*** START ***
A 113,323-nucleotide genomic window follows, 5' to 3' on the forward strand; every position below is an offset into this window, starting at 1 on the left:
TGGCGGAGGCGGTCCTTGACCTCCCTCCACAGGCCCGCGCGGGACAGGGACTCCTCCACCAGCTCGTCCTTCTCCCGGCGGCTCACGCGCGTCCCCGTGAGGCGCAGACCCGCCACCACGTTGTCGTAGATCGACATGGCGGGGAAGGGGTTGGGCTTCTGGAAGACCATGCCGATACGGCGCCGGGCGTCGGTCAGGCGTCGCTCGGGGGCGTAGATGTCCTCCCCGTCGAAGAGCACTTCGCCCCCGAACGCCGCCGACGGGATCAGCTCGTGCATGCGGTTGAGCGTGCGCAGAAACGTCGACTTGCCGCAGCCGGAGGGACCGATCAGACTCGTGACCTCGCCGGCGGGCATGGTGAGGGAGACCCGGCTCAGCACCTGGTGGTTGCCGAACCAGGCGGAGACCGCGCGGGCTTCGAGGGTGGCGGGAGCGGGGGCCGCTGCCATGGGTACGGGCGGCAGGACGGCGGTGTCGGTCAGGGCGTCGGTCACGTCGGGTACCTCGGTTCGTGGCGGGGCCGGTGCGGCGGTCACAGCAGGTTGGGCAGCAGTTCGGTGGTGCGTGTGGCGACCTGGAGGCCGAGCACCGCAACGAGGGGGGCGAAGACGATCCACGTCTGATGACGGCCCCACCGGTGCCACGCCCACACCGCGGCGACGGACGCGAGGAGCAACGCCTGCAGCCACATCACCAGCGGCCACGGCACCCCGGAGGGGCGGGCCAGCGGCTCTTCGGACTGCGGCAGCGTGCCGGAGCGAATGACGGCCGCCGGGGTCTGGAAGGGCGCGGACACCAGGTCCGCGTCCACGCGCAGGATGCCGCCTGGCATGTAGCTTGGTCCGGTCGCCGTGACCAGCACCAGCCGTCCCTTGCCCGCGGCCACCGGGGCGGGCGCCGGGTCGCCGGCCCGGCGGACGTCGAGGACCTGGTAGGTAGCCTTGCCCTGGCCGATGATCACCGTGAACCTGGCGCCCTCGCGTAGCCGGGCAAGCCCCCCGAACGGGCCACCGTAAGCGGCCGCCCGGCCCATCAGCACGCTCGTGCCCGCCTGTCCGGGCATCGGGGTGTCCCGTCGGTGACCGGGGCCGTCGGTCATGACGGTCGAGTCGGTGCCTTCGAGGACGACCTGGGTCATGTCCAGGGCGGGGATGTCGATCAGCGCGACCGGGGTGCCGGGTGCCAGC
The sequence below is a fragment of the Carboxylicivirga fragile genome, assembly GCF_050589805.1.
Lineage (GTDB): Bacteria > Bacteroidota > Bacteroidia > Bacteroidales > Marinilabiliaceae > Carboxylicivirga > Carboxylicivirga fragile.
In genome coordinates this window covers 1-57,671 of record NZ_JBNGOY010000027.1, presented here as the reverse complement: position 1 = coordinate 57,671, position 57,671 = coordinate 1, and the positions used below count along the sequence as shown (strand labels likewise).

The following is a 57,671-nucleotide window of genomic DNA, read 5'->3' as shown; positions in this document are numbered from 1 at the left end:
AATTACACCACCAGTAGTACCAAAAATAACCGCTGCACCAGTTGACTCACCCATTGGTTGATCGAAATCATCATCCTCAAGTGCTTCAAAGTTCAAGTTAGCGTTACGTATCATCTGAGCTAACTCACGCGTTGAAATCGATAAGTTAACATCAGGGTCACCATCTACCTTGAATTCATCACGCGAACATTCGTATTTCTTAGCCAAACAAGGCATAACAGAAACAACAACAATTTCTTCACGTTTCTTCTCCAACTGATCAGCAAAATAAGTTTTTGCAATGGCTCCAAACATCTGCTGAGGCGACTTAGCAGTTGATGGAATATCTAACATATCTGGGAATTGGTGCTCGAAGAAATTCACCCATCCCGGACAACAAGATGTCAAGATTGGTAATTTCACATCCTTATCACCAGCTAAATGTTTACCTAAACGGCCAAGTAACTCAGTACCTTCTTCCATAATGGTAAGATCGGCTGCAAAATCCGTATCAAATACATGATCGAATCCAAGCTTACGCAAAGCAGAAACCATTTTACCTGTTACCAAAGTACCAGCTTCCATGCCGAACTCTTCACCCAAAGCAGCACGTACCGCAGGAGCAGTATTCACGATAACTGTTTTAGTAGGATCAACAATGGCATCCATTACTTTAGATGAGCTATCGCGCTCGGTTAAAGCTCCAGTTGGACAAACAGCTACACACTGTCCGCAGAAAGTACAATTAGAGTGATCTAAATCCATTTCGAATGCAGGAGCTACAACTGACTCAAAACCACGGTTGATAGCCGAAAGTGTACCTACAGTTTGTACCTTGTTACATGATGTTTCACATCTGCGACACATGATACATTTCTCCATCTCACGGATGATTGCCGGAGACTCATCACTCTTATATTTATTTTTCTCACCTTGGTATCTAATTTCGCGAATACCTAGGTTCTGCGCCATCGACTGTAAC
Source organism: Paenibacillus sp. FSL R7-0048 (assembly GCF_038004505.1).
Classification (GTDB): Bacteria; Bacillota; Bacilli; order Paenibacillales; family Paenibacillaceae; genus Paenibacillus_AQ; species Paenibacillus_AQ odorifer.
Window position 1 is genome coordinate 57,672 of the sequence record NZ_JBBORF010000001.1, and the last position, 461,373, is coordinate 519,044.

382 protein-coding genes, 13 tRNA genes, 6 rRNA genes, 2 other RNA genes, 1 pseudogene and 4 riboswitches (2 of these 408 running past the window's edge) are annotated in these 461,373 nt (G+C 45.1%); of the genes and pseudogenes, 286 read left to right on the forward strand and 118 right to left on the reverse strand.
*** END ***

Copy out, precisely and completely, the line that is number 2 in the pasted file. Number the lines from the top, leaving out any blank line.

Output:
TGGCGGAGGCGGTCCTTGACCTCCCTCCACAGGCCCGCGCGGGACAGGGACTCCTCCACCAGCTCGTCCTTCTCCCGGCGGCTCACGCGCGTCCCCGTGAGGCGCAGACCCGCCACCACGTTGTCGTAGATCGACATGGCGGGGAAGGGGTTGGGCTTCTGGAAGACCATGCCGATACGGCGCCGGGCGTCGGTCAGGCGTCGCTCGGGGGCGTAGATGTCCTCCCCGTCGAAGAGCACTTCGCCCCCGAACGCCGCCGACGGGATCAGCTCGTGCATGCGGTTGAGCGTGCGCAGAAACGTCGACTTGCCGCAGCCGGAGGGACCGATCAGACTCGTGACCTCGCCGGCGGGCATGGTGAGGGAGACCCGGCTCAGCACCTGGTGGTTGCCGAACCAGGCGGAGACCGCGCGGGCTTCGAGGGTGGCGGGAGCGGGGGCCGCTGCCATGGGTACGGGCGGCAGGACGGCGGTGTCGGTCAGGGCGTCGGTCACGTCGGGTACCTCGGTTCGTGGCGGGGCCGGTGCGGCGGTCACAGCAGGTTGGGCAGCAGTTCGGTGGTGCGTGTGGCGACCTGGAGGCCGAGCACCGCAACGAGGGGGGCGAAGACGATCCACGTCTGATGACGGCCCCACCGGTGCCACGCCCACACCGCGGCGACGGACGCGAGGAGCAACGCCTGCAGCCACATCACCAGCGGCCACGGCACCCCGGAGGGGCGGGCCAGCGGCTCTTCGGACTGCGGCAGCGTGCCGGAGCGAATGACGGCCGCCGGGGTCTGGAAGGGCGCGGACACCAGGTCCGCGTCCACGCGCAGGATGCCGCCTGGCATGTAGCTTGGTCCGGTCGCCGTGACCAGCACCAGCCGTCCCTTGCCCGCGGCCACCGGGGCGGGCGCCGGGTCGCCGGCCCGGCGGACGTCGAGGACCTGGTAGGTAGCCTTGCCCTGGCCGATGATCACCGTGAACCTGGCGCCCTCGCGTAGCCGGGCAAGCCCCCCGAACGGGCCACCGTAAGCGGCCGCCCGGCCCATCAGCACGCTCGTGCCCGCCTGTCCGGGCATCGGGGTGTCCCGTCGGTGACCGGGGCCGTCGGTCATGACGGTCGAGTCGGTGCCTTCGAGGACGACCTGGGTCATGTCCAGGGCGGGGATGTCGATCAGCGCGACCGGGGTGCCGGGTGCCAGC